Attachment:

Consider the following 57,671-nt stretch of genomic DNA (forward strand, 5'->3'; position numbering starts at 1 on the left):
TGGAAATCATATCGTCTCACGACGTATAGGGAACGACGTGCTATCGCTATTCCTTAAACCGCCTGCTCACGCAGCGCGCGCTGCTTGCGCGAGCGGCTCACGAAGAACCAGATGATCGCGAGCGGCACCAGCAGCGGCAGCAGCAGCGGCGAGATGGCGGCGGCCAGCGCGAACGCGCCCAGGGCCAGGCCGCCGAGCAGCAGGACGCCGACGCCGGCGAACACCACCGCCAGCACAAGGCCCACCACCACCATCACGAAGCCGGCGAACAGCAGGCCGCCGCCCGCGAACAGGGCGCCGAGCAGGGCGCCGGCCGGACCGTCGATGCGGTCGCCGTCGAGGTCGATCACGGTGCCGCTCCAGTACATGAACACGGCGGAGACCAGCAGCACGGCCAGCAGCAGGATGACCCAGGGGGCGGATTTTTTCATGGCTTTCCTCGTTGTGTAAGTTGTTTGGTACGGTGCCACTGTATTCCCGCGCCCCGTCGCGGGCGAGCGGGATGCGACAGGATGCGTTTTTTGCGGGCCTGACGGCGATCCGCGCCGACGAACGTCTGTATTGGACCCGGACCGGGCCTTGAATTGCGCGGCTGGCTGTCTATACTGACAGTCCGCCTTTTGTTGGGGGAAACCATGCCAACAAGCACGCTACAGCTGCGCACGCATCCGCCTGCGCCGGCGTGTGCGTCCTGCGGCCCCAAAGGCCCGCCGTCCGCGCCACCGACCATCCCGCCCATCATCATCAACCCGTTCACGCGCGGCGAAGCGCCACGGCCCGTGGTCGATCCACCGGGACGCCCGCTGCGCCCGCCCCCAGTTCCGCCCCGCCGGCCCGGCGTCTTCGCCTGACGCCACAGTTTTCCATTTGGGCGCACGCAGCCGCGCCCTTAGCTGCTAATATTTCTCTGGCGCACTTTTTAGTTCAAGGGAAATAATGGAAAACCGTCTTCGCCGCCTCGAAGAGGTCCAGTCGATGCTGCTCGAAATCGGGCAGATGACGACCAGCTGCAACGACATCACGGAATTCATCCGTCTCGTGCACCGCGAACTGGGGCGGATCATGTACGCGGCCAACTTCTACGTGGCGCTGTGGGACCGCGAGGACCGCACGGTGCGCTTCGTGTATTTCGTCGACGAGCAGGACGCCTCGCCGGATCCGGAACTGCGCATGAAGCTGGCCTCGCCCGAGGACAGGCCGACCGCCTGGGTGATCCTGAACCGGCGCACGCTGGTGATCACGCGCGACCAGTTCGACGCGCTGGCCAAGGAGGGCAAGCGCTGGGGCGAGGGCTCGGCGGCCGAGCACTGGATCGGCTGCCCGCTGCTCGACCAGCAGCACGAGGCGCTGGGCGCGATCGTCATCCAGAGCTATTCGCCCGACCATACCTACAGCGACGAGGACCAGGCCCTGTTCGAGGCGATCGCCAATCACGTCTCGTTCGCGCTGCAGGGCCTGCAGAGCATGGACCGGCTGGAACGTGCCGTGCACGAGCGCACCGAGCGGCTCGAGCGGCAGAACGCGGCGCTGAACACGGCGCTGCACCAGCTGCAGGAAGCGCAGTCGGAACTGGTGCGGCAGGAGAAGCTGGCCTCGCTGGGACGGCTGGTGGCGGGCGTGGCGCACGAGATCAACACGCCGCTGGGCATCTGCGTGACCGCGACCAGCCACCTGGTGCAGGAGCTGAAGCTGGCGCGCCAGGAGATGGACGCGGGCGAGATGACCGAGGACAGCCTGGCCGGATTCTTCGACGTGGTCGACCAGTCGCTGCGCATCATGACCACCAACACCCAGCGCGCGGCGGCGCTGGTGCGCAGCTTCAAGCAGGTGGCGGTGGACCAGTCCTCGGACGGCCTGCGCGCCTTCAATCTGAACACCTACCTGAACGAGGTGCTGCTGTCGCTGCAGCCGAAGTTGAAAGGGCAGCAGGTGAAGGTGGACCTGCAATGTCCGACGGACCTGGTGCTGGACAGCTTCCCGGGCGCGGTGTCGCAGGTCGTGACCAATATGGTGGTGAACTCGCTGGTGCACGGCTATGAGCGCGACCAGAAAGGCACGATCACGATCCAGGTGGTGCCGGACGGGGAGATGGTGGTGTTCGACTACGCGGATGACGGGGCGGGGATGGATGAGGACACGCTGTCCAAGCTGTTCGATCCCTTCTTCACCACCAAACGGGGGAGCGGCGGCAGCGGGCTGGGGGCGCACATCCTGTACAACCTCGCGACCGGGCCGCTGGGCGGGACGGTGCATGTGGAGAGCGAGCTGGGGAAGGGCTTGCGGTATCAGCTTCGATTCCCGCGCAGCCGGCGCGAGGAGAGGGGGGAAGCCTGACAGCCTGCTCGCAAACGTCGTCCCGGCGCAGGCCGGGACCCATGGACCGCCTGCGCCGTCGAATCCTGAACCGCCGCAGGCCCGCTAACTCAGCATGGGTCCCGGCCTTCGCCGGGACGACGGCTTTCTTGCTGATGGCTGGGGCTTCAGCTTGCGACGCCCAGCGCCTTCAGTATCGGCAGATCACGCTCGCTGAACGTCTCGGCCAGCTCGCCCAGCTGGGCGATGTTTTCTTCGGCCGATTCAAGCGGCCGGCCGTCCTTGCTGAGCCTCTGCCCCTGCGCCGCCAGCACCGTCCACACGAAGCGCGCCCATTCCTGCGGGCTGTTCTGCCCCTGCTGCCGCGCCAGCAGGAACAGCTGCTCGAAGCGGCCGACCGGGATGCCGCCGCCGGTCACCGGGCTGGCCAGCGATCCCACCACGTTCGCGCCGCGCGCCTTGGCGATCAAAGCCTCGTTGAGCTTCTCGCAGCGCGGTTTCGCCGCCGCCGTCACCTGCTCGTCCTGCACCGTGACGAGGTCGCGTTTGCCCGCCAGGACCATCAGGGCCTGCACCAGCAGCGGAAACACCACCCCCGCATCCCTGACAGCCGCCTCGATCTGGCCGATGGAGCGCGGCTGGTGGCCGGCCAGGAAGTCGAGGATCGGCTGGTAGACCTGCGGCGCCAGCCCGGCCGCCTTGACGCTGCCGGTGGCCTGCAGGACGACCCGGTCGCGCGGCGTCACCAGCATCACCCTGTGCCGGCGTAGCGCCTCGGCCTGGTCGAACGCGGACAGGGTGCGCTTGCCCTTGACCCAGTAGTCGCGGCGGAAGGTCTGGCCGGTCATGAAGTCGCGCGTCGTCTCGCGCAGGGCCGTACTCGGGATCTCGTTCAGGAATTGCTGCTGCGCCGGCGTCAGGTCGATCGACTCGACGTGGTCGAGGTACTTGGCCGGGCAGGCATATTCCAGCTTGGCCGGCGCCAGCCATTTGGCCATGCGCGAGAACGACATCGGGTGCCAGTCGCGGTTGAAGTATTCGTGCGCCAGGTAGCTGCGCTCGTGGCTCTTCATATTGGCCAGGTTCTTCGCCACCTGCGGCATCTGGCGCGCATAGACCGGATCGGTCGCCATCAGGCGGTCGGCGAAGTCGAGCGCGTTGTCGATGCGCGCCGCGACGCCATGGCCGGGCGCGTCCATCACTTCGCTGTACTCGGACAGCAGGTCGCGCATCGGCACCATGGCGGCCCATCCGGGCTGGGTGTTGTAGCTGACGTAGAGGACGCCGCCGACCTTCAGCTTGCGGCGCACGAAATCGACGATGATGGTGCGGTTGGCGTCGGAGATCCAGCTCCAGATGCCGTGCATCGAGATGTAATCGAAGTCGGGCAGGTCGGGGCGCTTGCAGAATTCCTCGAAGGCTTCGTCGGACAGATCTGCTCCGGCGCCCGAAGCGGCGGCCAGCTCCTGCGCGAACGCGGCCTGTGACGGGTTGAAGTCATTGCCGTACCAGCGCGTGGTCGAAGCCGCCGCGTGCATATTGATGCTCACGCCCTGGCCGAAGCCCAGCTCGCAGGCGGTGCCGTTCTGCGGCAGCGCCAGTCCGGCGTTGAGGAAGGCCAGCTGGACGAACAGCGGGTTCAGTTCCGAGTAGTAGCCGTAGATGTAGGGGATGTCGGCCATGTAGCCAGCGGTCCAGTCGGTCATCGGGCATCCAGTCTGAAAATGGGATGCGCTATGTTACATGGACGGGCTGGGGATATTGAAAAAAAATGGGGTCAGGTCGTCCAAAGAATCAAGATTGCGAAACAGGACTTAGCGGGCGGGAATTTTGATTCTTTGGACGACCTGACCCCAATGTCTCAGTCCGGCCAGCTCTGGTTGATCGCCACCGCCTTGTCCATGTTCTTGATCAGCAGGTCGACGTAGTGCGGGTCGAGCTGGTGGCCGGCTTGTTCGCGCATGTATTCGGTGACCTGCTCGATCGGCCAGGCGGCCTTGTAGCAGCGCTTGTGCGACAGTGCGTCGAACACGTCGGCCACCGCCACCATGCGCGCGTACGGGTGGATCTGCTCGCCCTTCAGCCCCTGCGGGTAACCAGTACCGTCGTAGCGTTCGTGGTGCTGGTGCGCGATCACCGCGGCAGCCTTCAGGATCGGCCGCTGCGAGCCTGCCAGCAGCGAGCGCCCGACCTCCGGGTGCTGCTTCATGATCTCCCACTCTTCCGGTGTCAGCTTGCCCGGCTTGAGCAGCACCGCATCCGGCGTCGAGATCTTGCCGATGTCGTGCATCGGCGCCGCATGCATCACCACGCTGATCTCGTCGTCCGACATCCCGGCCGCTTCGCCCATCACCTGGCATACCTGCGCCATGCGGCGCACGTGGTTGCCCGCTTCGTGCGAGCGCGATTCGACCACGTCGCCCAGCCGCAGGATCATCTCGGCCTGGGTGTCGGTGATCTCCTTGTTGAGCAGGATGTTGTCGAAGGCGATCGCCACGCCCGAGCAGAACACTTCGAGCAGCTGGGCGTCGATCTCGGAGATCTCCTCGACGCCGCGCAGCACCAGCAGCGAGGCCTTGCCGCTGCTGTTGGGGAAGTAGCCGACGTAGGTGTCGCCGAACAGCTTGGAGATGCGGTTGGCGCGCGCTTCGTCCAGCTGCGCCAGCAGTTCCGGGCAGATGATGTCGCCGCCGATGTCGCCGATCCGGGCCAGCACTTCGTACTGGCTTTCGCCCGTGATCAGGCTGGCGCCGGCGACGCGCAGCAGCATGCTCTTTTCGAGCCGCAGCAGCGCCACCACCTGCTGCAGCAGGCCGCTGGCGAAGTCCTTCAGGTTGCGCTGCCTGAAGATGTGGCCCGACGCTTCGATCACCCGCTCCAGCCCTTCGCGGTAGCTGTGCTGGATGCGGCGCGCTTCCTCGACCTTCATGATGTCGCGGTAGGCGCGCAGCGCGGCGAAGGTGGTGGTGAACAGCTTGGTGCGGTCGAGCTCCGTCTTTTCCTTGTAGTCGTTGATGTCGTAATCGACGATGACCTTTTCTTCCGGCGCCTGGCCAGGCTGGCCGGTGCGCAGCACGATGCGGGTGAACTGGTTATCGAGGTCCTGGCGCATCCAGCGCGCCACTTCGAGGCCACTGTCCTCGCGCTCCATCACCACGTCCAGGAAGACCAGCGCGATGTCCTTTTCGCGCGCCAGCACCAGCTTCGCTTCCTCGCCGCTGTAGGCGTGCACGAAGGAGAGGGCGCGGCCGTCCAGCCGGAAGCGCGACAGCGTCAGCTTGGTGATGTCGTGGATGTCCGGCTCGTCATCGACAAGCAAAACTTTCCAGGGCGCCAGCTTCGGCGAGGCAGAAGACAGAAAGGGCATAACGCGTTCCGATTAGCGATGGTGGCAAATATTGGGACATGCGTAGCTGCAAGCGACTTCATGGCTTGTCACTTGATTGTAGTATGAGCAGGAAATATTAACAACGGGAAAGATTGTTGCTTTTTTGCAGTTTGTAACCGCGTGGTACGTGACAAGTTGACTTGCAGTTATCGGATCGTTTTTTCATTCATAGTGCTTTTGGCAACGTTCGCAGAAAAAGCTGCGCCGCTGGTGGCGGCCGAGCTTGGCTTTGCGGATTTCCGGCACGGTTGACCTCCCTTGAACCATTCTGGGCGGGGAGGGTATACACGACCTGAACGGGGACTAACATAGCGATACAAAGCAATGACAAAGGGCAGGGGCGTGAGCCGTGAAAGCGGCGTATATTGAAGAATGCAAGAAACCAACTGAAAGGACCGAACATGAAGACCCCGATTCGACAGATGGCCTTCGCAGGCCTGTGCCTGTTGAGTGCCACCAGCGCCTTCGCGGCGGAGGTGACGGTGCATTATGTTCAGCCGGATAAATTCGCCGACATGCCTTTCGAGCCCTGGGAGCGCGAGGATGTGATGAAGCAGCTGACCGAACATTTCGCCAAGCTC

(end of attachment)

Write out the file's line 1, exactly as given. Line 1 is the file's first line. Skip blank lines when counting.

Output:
Consider the following 57,671-nt stretch of genomic DNA (forward strand, 5'->3'; position numbering starts at 1 on the left):